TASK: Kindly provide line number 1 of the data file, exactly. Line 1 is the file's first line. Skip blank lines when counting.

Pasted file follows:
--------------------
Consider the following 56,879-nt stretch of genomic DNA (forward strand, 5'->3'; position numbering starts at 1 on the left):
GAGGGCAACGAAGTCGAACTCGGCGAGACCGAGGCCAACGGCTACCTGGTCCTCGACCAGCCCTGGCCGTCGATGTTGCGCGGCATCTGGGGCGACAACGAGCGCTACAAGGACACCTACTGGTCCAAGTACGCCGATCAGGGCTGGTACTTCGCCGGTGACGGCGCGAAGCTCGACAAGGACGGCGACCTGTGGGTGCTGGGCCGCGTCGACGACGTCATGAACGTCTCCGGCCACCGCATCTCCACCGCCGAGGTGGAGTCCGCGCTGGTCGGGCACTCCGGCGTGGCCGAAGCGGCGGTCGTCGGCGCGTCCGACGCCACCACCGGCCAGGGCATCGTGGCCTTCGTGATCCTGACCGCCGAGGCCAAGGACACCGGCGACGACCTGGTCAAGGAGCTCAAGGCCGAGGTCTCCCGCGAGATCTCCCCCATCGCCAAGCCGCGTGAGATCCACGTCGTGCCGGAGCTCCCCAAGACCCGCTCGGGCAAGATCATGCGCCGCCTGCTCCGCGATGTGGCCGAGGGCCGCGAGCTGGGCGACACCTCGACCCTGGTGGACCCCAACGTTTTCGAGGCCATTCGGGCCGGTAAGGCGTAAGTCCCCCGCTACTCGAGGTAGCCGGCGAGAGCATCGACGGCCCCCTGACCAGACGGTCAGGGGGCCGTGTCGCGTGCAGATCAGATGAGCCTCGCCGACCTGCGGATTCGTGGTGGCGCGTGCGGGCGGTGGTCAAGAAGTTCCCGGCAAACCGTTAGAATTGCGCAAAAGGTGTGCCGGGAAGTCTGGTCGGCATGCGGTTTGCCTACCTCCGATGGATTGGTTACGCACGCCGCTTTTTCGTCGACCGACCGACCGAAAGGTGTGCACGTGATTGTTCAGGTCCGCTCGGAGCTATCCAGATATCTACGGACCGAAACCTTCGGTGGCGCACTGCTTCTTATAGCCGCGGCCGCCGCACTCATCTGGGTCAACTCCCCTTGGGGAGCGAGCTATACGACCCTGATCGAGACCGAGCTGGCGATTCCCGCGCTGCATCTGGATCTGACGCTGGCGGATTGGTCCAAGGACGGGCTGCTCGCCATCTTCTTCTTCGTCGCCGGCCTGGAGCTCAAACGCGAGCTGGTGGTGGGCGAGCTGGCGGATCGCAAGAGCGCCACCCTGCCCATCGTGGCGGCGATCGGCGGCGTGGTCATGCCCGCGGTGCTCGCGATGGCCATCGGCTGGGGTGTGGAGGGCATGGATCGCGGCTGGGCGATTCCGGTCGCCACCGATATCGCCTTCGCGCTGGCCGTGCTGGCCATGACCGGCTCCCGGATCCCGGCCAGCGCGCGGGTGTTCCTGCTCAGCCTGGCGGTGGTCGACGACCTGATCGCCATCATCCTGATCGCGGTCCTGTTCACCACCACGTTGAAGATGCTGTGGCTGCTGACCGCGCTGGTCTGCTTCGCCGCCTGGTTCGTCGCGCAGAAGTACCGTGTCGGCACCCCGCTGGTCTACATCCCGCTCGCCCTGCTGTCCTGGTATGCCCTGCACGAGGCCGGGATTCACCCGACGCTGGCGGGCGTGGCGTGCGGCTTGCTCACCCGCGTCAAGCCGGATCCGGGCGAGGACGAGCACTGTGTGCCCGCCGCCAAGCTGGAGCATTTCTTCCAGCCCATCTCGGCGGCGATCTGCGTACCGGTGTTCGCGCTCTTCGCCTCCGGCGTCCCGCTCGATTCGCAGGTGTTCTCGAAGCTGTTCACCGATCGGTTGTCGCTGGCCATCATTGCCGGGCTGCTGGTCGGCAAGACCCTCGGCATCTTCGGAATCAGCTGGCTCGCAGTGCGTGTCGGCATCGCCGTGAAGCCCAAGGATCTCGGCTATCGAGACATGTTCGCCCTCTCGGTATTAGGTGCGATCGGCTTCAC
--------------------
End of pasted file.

Consider the following 56,879-nt stretch of genomic DNA (forward strand, 5'->3'; position numbering starts at 1 on the left):